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Christopher Nolan Says He'll Never Make A Movie For Netflix

These days, everyone's obsessed with Netflix. Well, everyone except Christopher Nolan. 

The director behind films like Inception, The Dark Knight, and the upcoming war epic Dunkirk has a big bone to pick with the streaming service. Speaking with IndieWire, Nolan revealed that he isn't a fan of Netflix's policies and apparent deprecation of the theatrical experience, and said he would never make a film for Netflix. 

When asked if he would ever collaborate with Netflix for a film, Nolan responded, "No... why would you? If you make a theatrical film, it's to be played in theaters." 

Nolan continued, "Netflix has a bizarre aversion to supporting theatrical films. They have this mindless policy of everything having to be simultaneously streamed and released, which is obviously an untenable model for theatrical presentation. So they're not even getting in the game, and I think they're missing a huge opportunity."

Nolan used Amazon, the everything-in-one-place site that releases its movies in theaters before bringing them to its platform, as an example of what streaming services should do in efforts to not undermine the traditional cinematic experience. "You can see that Amazon is very clearly happy to not make that same mistake," said Nolan. "The theaters have a 90-day window. It's a perfectly usable model. It's terrific."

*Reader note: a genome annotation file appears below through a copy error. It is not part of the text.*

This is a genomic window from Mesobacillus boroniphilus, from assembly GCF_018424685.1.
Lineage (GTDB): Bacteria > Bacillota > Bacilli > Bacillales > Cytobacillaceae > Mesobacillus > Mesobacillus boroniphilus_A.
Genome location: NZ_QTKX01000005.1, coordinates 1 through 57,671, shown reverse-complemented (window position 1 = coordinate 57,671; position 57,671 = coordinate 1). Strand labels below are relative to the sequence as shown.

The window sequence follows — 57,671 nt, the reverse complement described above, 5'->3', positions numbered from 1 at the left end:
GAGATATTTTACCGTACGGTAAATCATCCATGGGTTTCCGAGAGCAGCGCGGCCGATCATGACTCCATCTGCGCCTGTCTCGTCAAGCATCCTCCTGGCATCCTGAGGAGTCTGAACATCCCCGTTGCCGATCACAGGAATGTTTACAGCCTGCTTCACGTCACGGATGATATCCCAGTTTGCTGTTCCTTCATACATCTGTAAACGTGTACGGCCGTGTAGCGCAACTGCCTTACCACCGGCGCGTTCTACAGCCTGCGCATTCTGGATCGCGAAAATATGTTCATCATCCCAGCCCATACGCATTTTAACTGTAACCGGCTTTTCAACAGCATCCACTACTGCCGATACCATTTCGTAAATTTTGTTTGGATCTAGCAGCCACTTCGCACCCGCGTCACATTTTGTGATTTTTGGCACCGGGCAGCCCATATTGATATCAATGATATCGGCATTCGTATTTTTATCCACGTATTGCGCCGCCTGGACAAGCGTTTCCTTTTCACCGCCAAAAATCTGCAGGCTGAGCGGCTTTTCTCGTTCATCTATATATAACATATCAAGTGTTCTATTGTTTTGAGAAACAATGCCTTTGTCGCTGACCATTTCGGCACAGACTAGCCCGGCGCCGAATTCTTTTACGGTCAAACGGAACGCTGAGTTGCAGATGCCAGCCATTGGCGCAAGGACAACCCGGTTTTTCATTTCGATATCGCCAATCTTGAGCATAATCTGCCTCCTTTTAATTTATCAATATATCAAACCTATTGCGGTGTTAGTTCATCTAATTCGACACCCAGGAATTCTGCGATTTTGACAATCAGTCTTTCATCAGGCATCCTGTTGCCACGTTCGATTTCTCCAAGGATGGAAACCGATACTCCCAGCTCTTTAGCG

The filmmaker continued, speaking about how Netflix gives larger budgets and creative freedom allocations to its global directors, something he finds unimpressive and bewildering. "I think the investment that Netflix is putting into interesting filmmakers and interesting projects would be more admirable if it weren't being used as some kind of bizarre leverage against shutting down theaters," he said. "It's so pointless. I don't really get it."

Nolan got down to brass tacks in stating, "The only platform I'm interested in talking about is theatrical exhibition... If Netflix has made a great film, they should put it in theaters. Why not? Stream it 90 days later." 

But for Nolan, the problem didn't begin when Netflix gained popularity; it started with the birth of home video. "Your worst nightmare in the '90s as a filmmaker was that the studio would turn around and go, 'You know what? We're going to put it on video instead of theaters.' They did that all the time. There's nothing new in that," he stated.

While this is an interesting perspective to hear coming from the acclaimed film director, it isn't too surprising given his reputation for creating movies meant to be played in theaters. Nolan has often optimized his films for 70mm and IMAX showings. 

Nolan may never make a movie for Netflix, but there's still plenty to watch on the streaming service. Check out the 20 best movies on Netflix right now.